Arrowsmith two-node search interface: a tutorial on finding meaningful links between two disparate sets of articles in MEDLINE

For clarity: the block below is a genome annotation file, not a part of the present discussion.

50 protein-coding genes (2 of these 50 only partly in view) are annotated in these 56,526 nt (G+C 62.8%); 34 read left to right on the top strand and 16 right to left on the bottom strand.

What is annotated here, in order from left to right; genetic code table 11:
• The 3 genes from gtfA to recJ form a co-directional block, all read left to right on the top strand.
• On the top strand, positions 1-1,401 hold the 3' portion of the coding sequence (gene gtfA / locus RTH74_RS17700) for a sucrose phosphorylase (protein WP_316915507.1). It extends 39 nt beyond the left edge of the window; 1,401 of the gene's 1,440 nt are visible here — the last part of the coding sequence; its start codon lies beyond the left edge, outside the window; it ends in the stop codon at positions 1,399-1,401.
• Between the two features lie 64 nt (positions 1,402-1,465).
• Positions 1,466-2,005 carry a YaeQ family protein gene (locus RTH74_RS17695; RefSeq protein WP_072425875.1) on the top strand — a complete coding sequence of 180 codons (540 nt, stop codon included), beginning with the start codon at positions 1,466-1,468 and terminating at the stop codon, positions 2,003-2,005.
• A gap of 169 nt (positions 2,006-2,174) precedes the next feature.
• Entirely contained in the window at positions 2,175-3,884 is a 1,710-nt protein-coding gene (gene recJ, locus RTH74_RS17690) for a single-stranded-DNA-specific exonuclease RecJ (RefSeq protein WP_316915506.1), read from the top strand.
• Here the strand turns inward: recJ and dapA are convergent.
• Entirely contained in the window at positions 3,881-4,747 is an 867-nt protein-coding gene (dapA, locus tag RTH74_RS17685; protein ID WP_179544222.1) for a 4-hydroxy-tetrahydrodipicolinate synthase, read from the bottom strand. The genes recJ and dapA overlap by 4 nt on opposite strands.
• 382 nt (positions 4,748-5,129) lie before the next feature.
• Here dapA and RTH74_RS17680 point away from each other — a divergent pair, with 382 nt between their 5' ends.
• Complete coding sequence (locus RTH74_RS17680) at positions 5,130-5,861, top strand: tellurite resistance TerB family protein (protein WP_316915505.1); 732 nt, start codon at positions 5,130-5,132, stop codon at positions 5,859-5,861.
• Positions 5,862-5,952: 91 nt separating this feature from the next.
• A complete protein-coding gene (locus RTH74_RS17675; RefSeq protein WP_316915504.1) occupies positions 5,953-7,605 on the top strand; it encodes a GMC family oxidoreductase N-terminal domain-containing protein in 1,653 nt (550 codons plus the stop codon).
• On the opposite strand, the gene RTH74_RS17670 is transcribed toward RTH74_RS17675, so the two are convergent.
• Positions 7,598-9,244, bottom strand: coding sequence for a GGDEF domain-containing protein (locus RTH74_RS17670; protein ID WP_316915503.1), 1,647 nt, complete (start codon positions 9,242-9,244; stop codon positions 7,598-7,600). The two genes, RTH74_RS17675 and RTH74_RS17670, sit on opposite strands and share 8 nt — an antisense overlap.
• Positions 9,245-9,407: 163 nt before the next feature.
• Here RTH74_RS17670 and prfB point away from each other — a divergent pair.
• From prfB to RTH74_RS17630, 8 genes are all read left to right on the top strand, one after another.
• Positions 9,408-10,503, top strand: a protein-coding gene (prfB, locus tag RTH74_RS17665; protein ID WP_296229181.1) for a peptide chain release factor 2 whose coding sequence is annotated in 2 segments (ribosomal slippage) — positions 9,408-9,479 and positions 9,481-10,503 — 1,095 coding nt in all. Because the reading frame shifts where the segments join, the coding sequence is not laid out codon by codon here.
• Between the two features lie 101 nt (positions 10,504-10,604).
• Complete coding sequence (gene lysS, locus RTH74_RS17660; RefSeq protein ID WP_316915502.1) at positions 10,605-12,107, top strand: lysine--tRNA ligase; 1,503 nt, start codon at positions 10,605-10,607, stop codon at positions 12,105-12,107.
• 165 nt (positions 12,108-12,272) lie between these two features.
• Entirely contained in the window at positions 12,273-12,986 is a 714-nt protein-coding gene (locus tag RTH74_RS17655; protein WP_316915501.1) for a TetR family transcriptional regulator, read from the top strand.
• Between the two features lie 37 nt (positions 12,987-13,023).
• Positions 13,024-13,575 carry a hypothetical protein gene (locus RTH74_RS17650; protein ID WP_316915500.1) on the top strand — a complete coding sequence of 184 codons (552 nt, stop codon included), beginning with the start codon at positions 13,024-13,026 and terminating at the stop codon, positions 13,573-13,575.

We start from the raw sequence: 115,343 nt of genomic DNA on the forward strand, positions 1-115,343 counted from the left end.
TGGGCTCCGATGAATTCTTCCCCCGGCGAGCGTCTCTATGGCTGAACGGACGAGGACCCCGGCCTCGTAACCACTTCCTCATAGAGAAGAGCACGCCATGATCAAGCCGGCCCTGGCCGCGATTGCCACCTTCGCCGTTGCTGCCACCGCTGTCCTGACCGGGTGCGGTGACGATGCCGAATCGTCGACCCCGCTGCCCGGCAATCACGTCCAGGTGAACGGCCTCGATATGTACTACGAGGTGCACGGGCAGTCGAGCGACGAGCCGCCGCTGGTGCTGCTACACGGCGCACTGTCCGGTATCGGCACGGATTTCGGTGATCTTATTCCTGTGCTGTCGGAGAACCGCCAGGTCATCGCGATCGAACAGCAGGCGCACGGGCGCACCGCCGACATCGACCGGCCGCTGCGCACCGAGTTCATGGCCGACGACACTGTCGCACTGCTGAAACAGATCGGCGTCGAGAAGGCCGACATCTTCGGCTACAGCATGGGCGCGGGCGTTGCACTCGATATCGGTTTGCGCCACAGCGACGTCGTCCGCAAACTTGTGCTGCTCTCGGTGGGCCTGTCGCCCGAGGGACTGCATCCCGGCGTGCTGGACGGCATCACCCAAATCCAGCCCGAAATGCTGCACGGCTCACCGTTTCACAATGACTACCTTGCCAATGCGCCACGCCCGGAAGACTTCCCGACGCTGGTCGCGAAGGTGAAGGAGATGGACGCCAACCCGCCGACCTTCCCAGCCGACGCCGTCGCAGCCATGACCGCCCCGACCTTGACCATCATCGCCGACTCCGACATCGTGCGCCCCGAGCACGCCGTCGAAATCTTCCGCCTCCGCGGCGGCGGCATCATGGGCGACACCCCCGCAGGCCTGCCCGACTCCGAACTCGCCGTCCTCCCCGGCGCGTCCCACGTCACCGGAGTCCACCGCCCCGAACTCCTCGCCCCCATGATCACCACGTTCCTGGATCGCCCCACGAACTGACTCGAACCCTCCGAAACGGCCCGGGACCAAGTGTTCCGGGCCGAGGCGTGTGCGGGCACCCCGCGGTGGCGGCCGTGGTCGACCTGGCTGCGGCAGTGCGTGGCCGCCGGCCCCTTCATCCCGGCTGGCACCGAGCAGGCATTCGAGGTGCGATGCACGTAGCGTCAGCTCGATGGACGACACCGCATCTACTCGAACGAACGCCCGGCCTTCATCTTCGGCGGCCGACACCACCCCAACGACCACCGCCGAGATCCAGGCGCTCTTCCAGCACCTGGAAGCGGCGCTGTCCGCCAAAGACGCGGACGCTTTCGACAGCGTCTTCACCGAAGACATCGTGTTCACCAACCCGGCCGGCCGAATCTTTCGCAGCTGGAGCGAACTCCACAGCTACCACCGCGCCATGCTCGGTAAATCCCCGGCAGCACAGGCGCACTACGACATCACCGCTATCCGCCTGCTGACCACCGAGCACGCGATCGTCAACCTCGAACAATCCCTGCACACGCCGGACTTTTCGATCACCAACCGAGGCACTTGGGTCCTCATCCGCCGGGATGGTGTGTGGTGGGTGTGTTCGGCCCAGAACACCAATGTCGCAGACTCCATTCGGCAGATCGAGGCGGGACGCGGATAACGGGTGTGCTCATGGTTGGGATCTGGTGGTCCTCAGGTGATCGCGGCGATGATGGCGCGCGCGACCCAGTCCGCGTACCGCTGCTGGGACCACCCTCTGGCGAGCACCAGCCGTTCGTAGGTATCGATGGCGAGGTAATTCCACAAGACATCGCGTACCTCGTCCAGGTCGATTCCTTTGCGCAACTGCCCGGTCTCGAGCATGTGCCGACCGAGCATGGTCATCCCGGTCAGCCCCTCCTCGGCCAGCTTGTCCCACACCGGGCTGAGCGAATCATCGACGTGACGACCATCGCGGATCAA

The Arrowsmith two-node search is a strategy that is designed to assist biomedical investigators in formulating and assessing scientific hypotheses. More generally, it allows users to identify biologically meaningful links between any two sets of articles A and C in PubMed, even when these share no articles or authors in common and represent disparate topics or disciplines. The key idea is to relate the two sets of articles via title words and phrases (B-terms) that they share. We have created a free, public web-based version of the two-node search tool (http://arrowsmith.psych.uic.edu), have described its development and implementation, and have presented analyses of individual two-node searches. In this paper, we provide an updated tutorial intended for end-users, that covers the use of the tool for a variety of potential scientific use case scenarios. For example, one can assess a recent experimental, clinical or epidemiologic finding that connects two disparate fields of inquiry--identifying likely mechanisms to explain the finding, and choosing promising follow-up lines of investigation. Alternatively, one can assess whether the existing scientific literature lends indirect support to a hypothesis posed by the user that has not yet been investigated. One can also employ two-node searches to search for novel hypotheses. Arrowsmith provides a service that cannot be carried out feasibly via standard PubMed searches or by other available text mining tools.